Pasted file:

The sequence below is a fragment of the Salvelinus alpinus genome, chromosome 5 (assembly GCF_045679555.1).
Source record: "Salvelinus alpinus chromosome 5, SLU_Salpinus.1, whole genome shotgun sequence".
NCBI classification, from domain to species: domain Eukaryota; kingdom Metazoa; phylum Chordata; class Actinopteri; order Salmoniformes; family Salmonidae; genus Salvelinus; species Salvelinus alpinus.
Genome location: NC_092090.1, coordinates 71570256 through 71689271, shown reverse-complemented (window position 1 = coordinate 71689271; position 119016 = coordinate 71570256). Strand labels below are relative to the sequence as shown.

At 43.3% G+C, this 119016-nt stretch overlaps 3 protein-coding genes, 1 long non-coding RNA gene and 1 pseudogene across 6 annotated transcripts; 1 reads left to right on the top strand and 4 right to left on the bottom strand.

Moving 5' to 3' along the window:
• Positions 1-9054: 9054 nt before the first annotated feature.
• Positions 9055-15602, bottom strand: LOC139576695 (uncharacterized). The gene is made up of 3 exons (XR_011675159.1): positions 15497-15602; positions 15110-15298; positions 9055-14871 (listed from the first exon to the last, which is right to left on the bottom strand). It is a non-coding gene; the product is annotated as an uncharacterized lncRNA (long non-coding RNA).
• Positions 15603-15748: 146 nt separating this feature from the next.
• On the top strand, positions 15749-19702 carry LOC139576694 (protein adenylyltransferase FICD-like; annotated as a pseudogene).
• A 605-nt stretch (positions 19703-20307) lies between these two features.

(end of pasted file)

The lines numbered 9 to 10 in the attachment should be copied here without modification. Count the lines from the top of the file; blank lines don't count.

• Positions 15603-15748: 146 nt separating this feature from the next.
• On the top strand, positions 15749-19702 carry LOC139576694 (protein adenylyltransferase FICD-like; annotated as a pseudogene).